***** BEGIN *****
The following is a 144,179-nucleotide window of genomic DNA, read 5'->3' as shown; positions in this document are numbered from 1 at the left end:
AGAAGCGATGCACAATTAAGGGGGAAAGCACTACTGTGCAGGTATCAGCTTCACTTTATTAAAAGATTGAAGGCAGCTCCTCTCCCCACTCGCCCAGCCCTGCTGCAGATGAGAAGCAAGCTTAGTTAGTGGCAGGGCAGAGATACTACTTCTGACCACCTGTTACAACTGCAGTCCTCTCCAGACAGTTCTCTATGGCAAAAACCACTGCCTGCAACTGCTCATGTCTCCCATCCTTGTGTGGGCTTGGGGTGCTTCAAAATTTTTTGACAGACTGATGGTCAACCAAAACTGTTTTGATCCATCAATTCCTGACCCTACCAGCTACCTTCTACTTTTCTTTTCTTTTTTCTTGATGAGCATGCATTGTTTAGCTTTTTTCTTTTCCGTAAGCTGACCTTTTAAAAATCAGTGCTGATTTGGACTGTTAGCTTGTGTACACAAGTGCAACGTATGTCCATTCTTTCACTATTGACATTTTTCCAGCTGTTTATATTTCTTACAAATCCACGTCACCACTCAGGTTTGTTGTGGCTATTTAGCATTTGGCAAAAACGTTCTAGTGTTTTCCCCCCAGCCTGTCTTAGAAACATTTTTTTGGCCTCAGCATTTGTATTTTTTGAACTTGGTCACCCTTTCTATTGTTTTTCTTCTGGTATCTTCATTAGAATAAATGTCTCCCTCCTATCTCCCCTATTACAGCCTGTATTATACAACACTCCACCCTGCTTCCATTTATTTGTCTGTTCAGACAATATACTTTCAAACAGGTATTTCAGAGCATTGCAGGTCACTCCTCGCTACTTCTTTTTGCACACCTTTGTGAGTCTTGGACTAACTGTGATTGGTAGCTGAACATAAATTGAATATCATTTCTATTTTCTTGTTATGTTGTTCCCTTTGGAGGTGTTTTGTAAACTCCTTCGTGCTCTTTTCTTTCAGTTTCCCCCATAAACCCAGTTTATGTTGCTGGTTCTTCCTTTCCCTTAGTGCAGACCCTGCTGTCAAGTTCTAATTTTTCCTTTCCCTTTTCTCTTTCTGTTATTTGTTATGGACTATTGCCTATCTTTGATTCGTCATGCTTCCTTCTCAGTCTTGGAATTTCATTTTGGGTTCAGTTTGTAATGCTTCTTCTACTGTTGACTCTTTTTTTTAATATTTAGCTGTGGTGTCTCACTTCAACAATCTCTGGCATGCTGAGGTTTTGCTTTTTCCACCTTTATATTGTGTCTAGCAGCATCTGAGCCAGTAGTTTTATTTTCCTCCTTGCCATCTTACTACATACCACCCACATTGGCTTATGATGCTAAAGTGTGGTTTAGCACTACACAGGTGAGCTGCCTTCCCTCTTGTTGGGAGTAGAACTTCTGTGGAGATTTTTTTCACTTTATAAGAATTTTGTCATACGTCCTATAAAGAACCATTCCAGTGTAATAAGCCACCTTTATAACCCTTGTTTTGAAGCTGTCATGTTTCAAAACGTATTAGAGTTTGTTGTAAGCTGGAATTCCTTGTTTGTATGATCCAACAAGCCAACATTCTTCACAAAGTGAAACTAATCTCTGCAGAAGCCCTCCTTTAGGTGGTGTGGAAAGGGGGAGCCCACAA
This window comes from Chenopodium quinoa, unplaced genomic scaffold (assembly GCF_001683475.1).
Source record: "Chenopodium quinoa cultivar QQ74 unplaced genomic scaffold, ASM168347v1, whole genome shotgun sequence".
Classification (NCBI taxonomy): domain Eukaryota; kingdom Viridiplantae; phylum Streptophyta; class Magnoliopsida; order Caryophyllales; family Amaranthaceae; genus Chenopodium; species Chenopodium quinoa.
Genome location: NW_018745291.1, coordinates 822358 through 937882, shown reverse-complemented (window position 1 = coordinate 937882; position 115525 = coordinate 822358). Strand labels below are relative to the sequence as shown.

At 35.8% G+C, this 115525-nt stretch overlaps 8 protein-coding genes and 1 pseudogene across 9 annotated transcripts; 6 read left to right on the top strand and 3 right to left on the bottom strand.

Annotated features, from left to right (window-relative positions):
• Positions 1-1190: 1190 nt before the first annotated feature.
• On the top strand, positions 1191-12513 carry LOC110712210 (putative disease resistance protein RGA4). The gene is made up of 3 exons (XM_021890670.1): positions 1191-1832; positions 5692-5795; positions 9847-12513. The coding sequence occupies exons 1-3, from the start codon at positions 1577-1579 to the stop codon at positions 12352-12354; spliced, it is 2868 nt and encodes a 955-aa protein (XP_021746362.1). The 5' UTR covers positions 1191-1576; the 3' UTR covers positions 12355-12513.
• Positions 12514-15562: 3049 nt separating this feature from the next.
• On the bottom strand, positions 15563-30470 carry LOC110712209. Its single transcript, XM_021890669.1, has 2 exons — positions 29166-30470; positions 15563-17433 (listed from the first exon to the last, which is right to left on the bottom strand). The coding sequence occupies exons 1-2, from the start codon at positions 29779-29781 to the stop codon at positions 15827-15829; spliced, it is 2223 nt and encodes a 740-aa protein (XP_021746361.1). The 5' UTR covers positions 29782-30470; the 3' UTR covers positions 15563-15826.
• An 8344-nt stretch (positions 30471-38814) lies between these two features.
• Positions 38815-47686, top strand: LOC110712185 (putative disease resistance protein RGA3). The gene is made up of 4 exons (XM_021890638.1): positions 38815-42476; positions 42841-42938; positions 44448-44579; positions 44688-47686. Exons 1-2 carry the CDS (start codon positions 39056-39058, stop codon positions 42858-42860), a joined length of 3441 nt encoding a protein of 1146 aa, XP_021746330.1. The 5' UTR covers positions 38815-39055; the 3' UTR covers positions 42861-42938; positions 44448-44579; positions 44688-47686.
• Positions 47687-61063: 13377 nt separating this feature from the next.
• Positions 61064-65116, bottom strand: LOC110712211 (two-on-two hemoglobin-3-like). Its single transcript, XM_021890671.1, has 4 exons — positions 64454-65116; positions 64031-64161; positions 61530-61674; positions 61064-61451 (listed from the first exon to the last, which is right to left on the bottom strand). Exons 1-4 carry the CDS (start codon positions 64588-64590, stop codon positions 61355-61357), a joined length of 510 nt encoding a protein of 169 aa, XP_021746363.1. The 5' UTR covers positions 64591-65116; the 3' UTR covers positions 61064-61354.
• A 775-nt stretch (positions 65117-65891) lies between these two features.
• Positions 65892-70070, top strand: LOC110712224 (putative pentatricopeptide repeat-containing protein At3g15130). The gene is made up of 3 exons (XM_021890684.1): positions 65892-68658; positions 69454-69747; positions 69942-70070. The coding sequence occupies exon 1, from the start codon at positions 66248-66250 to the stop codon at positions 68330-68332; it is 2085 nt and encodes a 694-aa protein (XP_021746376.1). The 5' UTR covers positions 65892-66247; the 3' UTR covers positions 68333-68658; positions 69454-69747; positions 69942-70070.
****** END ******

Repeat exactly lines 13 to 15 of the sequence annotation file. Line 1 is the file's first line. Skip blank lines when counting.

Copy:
• An 8344-nt stretch (positions 30471-38814) lies between these two features.
• Positions 38815-47686, top strand: LOC110712185 (putative disease resistance protein RGA3). The gene is made up of 4 exons (XM_021890638.1): positions 38815-42476; positions 42841-42938; positions 44448-44579; positions 44688-47686. Exons 1-2 carry the CDS (start codon positions 39056-39058, stop codon positions 42858-42860), a joined length of 3441 nt encoding a protein of 1146 aa, XP_021746330.1. The 5' UTR covers positions 38815-39055; the 3' UTR covers positions 42861-42938; positions 44448-44579; positions 44688-47686.
• Positions 47687-61063: 13377 nt separating this feature from the next.